Legislature(2005 - 2006)BUTROVICH 205
04/04/2005 01:30 PM HEALTH, EDUCATION & SOCIAL SERVICES
Download Mp3. <- Right click and save file as
* first hearing in first committee of referral
= bill was previously heard/scheduled
= bill was previously heard/scheduled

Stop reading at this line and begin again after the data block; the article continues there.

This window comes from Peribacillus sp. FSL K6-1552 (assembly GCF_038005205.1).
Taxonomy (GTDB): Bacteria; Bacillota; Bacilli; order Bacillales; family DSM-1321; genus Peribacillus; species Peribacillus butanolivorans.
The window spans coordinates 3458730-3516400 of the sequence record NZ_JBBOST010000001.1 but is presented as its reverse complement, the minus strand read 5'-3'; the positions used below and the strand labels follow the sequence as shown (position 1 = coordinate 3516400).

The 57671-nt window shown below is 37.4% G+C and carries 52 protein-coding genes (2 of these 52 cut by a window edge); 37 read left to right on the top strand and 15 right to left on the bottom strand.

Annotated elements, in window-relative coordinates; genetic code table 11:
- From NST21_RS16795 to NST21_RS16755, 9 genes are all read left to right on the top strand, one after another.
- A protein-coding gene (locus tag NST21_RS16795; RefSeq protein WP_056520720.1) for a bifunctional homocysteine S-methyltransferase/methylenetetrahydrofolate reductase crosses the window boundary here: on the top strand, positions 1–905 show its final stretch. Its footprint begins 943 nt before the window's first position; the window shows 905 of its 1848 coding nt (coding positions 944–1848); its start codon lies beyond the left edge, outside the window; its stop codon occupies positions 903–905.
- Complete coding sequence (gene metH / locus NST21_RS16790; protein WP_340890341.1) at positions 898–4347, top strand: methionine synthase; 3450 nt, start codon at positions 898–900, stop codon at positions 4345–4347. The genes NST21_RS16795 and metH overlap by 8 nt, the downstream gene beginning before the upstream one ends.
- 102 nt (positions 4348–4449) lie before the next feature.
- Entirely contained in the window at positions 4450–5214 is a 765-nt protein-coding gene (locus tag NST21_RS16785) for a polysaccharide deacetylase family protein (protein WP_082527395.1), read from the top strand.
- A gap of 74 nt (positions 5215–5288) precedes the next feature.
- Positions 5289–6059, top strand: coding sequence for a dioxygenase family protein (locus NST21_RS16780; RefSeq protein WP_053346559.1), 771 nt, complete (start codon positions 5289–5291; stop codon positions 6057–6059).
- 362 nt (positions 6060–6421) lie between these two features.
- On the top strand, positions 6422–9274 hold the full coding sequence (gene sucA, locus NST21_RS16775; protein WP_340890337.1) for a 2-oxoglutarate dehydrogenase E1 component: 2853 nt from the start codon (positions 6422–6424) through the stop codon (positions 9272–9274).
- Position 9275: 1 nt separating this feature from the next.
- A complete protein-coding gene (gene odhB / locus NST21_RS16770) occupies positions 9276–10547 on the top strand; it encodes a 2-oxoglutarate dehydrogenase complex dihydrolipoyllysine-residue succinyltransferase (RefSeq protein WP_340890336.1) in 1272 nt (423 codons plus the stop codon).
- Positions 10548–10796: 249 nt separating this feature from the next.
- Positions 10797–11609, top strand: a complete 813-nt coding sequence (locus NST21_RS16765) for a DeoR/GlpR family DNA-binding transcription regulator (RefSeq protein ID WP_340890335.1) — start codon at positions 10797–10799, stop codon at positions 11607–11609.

HB 85-PRESCRIBED MEDICATION FOR STUDENTS CHAIR DYSON announced HB 85 to be up for consideration. 1:32:33 PM REPRESENTATIVE KEVIN MEYER, sponsor, introduced HB 85 by saying: It is estimated that there are 6.3 million children who have asthma in the United States. Young people with asthma miss over 14 million days of school each year because of the disease. In fact, in a recent survey done by the school nurses, they indicated that asthma is more disruptive to school routines than any other chronic condition. But being disruptive is the least of our concerns. Asthma and allergic reactions can be fatal. Several children have died in our schools from asthma attacks that could have been prevented if they had their self-medication with them. He showed the committee an example of an inhaler that is very easy to use in treating asthmatic attacks and continued: Juries have held schools liable for millions of dollars surrounding some of these deaths that have occurred at schools that could have been prevented. So, to address this problem, Congress passed the Asthmatic School Children's Treatment and Health Management Act of 2004. The federal law requires that the secretary of HES [United States Health and Education Senate Committee] to give preference when awarding grants to various states to those states who allow their students to have self-administered asthma medication. House Bill 85 brings Alaska into compliance with the provisions of the federal law and gives schools, parents, and most importantly children, protection from potentially life threatening conditions and consequences that can from these. HB 85 protects schools, parents and children in two different ways. The first provision allows the children, with the parent, guardian, health care provider's certification, to self-administer medication for asthma. And so, in order for this to happen, a school must allow self administration of the asthma treatment if they receive a written authorization from the parent or legal guardian and if the written certification from the student health care provider shows that the student has the condition in question, has received proper instruction on how to use the medication and is capable of using the medication. HB 85 puts the decision to allow self- administration of the medication squarely on the shoulders of the parents and the health care providers. The second part of this bill, then, is it just removes the school of any civil liability related to the medication. While HB 85 helps Alaska qualify for federal grants, the real purpose behind this bill is giving parents, doctors and schools the ability to ensure that our children are safe and hopefully save some lives.... 1:36:33 PM SENATOR LYDA GREEN and SENATOR GARY WILKEN joined the committee. SENATOR DONNY OLSON asked the bill applies to public schools and private schools equally. MIKE PAWLOWSKI, staff for Representative Meyer, responded that Legislative Legal Services told him there was essentially no difference between the way the law applies to public and private schools. SENATOR OLSON asked if private schools had testified on this issue. MR. PAWLOWSKI replied that he had not heard from any private schools. SENATOR OLSON asked whether other medications would be required to be on-site for asthmatic students that go into the severe form of static asthmaticus, which is the most severe form of asthma that cannot be broken by inhalers and is treated with epinephrine. MR. PAWLOWSKI replied that epinephrine is allowed under the bill as well as inhalers. CHAIR DYSON said: I want the record to clearly reflect that Senator Olson asked whether or not private schools were included under what this bill does and the affirmative answer was private schools have the same right or provision here to apply this same, in essence, privilege, for asthmatic children and the sponsor says that's right. 1:39:17 PM SENATOR ELTON said the legal analysis attached to the bill clearly says that Section 1 requires public elementary and secondary schools to allow the provision. He thought the issue needed to be addressed. CHAIR DYSON asked Representative Meyer to get a legal opinion on that question before the bill goes to the Senate Judiciary Committee. REPRESENTATIVE MEYER replied that he would do so. SENATOR OLSON asked whether school districts currently prohibit inhalers from being used on their premises. REPRESENTATIVE MEYER replied that many schools ask that all medications be given to the school nurse. SENATOR OLSON asked whether the bill allows students to carry and administer other medications for other medical conditions. 1:43:03 PM REPRESENTATIVE MEYER replied that HB 85 applies to allergy type conditions such as asthma, bee stings, and anything that can be controlled with an inhaler or an epinephrine pen. He has considered conditions such as diabetes, but that is a whole different area and the physicians testifying on the bill recommended that other conditions not be included. 1:44:15 PM MARGE LARSON, Alaska Asthma Coalition, supported HB 85. She remarked that schools have a great liability without its provisions in place. She commented that inhalers are a life- saving, critical part of asthma management. 1:46:50 PM PHIL CALLUZZO, Anchorage resident, said that he suffers from asthma and supported HB 85. CHAIR DYSON explained that HB 85 would give all schools, both private and public, the option of doing this, but it does not compel private schools, in particular, to do so. SENATOR GREEN asked if the state could tell a private school what to do in this case and if the legislation benefits the school or the student. CHAIR DYSON replied that HB 85 gives both public and private schools the option of doing this and it protects them against liability if they do so if they follow the prescribed protocol. But it is essentially for the good of the student. SENATOR WILKEN moved to report HB 85 out of committee with individual recommendations and attached fiscal note. There were no objections and it was so ordered.